Kafka, Angry Poet
Translated by Chris Turner
5 x 8 inches, 304pp. March 2015
ISBN : 9780857421623
Rs 595.00 (HB)
‘What,’ asks Pascale Casanova, ‘if Kafka were the most radical of social critics? What if he were concerned with the question of power, particularly in its most invisible form: symbolic power? What if he had actually attempted to pull the wool over our eyes with narratives that are, in fact, subtly deceptive?’
The hypothesis she develops is that Kafka began with an awareness of the tragic fate of the German-speaking Jews of early twentieth-century Prague and was subsequently led to reflect on other forms of power, such as male dominance and colonial oppression. The stories produced as a result were, however, traps for the unwary, throwing the reader off the scent with the use of unreliable—and, indeed, mendacious—narrators. Curiously, says Casanova, it is not in literature that one finds the answers to the questions that she poses, but in German ethnology, a field which, as an intellectual of the Austro-Hungarian empire, Kafka knew well. Through her detailed research, Casanova shows us a novel, combative Kafka who is at once ethnologist and investigator, unstintingly denouncing all forms of domination with the kind of tireless rage that was his hallmark. In so doing, she sheds light on the deep-seated reasons for Kafka’s anger.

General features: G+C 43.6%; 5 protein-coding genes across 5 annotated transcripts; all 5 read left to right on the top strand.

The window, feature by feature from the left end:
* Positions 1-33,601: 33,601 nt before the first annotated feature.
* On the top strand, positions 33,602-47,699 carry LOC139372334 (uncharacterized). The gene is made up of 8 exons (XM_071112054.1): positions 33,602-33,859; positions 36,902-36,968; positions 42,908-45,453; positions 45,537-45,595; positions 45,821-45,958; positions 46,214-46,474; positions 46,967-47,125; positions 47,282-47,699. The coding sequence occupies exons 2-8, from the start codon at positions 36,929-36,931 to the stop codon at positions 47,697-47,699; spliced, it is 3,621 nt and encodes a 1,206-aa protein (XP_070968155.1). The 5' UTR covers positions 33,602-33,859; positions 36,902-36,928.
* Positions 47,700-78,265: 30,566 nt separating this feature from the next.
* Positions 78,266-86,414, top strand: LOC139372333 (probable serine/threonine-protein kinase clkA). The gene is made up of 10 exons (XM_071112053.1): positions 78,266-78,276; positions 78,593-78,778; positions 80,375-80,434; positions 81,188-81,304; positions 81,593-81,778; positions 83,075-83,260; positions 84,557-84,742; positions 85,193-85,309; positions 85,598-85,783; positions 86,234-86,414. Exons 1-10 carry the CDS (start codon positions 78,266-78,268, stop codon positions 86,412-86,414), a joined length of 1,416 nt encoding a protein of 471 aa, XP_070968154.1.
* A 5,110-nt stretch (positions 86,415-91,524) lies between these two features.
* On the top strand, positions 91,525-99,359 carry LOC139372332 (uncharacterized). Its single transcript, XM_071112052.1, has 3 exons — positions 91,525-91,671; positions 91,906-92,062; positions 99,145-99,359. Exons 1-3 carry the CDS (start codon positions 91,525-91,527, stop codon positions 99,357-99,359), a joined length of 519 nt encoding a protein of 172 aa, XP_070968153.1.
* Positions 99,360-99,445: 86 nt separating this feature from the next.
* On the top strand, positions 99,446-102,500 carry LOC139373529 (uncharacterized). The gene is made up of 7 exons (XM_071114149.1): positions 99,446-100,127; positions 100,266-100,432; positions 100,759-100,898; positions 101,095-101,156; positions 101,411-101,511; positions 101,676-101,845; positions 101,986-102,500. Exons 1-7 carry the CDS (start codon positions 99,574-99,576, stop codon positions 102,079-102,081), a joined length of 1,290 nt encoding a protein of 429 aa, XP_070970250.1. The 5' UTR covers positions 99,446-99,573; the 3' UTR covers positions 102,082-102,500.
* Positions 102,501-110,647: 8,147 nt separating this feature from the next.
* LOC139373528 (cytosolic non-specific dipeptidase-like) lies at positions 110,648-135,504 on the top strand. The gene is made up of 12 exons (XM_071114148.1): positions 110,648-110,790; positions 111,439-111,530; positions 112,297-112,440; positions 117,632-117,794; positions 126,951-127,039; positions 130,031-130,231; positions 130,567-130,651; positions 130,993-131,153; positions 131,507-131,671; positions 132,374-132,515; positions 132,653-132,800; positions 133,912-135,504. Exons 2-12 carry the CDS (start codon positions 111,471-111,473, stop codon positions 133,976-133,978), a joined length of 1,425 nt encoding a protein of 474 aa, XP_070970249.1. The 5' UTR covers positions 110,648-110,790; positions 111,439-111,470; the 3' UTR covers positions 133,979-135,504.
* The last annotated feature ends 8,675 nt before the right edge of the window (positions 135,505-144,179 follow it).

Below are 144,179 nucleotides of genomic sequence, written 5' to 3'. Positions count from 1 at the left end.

Pascale Casanova is the author of A Study of Samuel Beckett, which won the Grand Prix de l’Essai de la Société des Gens de Lettres (1997), and of the internationally acclaimed The World Republic of Letters (2004). She currently teaches literature as a visiting professor in the Romance Studies Department of Duke University, North Carolina, and is an associate researcher at CRAL-EFISAL, Paris.
Chris Turner is a writer and translator who lives in Birmingham, England.